Little fixin big idea
Download
1 / 7

- PowerPoint PPT Presentation


  • 64 Views
  • Uploaded on

Little Fixin ’, Big Idea. Inference and Argument. Imply v. Infer. To imply is to suggest or hint. To infer is to conclude or deduce. IN. LIE. Great, so I have an inference. Now what do I do with it?. An inference becomes an argument!. An argument is a claim supported by evidence!.

loader
I am the owner, or an agent authorized to act on behalf of the owner, of the copyrighted work described.
capcha
Download Presentation

PowerPoint Slideshow about '' - baris


An Image/Link below is provided (as is) to download presentation

Download Policy: Content on the Website is provided to you AS IS for your information and personal use and may not be sold / licensed / shared on other websites without getting consent from its author.While downloading, if for some reason you are not able to download a presentation, the publisher may have deleted the file from their server.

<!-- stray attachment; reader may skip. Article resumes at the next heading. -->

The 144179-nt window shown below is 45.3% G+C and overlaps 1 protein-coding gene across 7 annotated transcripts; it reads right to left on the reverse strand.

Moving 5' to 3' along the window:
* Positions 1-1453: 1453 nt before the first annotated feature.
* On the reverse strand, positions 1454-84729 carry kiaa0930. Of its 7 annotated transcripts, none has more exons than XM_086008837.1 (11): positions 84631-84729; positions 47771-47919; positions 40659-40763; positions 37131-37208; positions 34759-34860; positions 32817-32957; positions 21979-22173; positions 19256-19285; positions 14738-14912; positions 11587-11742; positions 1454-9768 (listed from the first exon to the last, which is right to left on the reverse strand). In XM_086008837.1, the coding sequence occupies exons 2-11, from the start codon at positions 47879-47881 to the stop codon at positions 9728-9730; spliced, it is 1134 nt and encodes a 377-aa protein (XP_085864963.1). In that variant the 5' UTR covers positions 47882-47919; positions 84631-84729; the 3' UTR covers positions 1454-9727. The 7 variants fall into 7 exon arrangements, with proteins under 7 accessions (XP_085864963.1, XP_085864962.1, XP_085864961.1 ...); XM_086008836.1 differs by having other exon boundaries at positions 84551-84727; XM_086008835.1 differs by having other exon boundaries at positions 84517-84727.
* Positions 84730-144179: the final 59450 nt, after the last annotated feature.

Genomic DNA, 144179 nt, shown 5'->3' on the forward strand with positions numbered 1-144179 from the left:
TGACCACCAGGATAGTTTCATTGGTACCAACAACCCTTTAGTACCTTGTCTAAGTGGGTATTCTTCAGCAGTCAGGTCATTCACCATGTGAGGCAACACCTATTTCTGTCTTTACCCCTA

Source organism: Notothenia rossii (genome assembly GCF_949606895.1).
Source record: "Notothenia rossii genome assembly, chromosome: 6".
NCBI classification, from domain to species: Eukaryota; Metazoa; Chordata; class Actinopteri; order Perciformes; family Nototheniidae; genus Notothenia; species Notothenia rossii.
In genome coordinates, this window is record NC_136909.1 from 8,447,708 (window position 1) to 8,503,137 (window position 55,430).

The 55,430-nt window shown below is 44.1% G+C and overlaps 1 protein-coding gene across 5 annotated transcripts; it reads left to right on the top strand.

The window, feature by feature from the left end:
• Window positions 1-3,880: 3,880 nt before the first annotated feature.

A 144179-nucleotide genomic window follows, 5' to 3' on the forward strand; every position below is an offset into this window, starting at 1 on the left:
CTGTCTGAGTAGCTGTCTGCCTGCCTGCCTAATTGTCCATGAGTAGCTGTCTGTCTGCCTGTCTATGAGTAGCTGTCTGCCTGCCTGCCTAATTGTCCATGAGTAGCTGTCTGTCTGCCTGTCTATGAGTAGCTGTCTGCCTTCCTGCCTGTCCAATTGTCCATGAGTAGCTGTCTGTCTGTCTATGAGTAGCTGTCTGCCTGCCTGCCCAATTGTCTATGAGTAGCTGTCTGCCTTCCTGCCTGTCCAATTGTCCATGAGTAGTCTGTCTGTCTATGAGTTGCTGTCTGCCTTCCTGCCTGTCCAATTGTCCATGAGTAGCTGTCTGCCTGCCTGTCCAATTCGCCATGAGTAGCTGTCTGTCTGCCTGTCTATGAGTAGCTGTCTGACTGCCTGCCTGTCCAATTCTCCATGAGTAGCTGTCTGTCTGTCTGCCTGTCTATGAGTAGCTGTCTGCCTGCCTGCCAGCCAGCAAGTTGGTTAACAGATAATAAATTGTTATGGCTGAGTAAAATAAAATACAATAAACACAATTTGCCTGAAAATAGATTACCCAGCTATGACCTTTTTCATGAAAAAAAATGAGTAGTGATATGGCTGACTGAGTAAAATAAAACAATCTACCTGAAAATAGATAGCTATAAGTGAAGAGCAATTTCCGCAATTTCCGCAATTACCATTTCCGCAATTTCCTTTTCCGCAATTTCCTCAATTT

- - - - - - - - - - - - - - - - - - - - - - - - - - E N D - - - - - - - - - - - - - - - - - - - - - - - - - -
Presentation Transcript
Little fixin big idea

Little Fixin’, Big Idea

Inference and Argument


Imply v infer
Imply v. Infer

To imply is to suggest or hint

To infer is to conclude or deduce

IN

LIE



An argument is a claim supported by evidence
An argument is a claim supported by evidence!

  • How do I know if I’m making a claim?

    • Someone can disagree with you!

  • The topic sentence of a good paragraph is a claim

  • The analysis of quotes provides evidence

Not JUST a series of contradictions

You need evidence!


Rules for in text citation
Rules for In-Text Citation

  • THESE WILL VARY BASED ON THE MEDIUM (Shakes =/= Lee)

  • (Author #).

  • Literature stays in the present tense

  • Quotes are like weird cousins – you’re better off introducing and explaining them


Remember you can quote a book without quoting a character
REMEMBER!! You can quote a book without quoting a character.

  • The mystery of Boo Radley’s home evoked an anxious curiosity of Maycomb’s children. Even after touching the house, Jem “ran back past [Scout and Dill], not waiting to see if his foray was successful” (Lee 15). Jem’s decision to touch the Radley house is laden with fear.